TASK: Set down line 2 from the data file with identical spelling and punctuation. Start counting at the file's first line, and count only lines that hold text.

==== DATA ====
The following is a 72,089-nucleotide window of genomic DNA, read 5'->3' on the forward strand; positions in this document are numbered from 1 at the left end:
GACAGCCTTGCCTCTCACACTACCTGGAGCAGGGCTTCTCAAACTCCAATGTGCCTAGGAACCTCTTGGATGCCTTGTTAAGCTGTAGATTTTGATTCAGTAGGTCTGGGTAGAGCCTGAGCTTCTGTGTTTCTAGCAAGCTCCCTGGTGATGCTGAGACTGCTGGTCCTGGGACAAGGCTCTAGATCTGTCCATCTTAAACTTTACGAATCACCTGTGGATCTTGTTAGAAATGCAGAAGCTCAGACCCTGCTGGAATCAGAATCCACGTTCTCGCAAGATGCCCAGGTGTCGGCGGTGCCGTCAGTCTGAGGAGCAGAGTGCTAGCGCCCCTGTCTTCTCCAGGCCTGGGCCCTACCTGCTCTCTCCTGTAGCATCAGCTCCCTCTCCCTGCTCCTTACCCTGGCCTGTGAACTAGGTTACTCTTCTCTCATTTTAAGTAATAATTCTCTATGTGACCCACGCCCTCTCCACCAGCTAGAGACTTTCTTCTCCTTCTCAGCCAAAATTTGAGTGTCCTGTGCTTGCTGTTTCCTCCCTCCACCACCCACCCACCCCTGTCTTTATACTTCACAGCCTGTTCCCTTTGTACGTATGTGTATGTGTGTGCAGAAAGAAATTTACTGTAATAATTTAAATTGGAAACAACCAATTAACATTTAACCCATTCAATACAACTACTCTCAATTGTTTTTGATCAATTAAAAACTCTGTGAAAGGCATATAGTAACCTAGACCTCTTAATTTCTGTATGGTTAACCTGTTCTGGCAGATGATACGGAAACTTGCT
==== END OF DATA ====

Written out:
GACAGCCTTGCCTCTCACACTACCTGGAGCAGGGCTTCTCAAACTCCAATGTGCCTAGGAACCTCTTGGATGCCTTGTTAAGCTGTAGATTTTGATTCAGTAGGTCTGGGTAGAGCCTGAGCTTCTGTGTTTCTAGCAAGCTCCCTGGTGATGCTGAGACTGCTGGTCCTGGGACAAGGCTCTAGATCTGTCCATCTTAAACTTTACGAATCACCTGTGGATCTTGTTAGAAATGCAGAAGCTCAGACCCTGCTGGAATCAGAATCCACGTTCTCGCAAGATGCCCAGGTGTCGGCGGTGCCGTCAGTCTGAGGAGCAGAGTGCTAGCGCCCCTGTCTTCTCCAGGCCTGGGCCCTACCTGCTCTCTCCTGTAGCATCAGCTCCCTCTCCCTGCTCCTTACCCTGGCCTGTGAACTAGGTTACTCTTCTCTCATTTTAAGTAATAATTCTCTATGTGACCCACGCCCTCTCCACCAGCTAGAGACTTTCTTCTCCTTCTCAGCCAAAATTTGAGTGTCCTGTGCTTGCTGTTTCCTCCCTCCACCACCCACCCACCCCTGTCTTTATACTTCACAGCCTGTTCCCTTTGTACGTATGTGTATGTGTGTGCAGAAAGAAATTTACTGTAATAATTTAAATTGGAAACAACCAATTAACATTTAACCCATTCAATACAACTACTCTCAATTGTTTTTGATCAATTAAAAACTCTGTGAAAGGCATATAGTAACCTAGACCTCTTAATTTCTGTATGGTTAACCTGTTCTGGCAGATGATACGGAAACTTGCT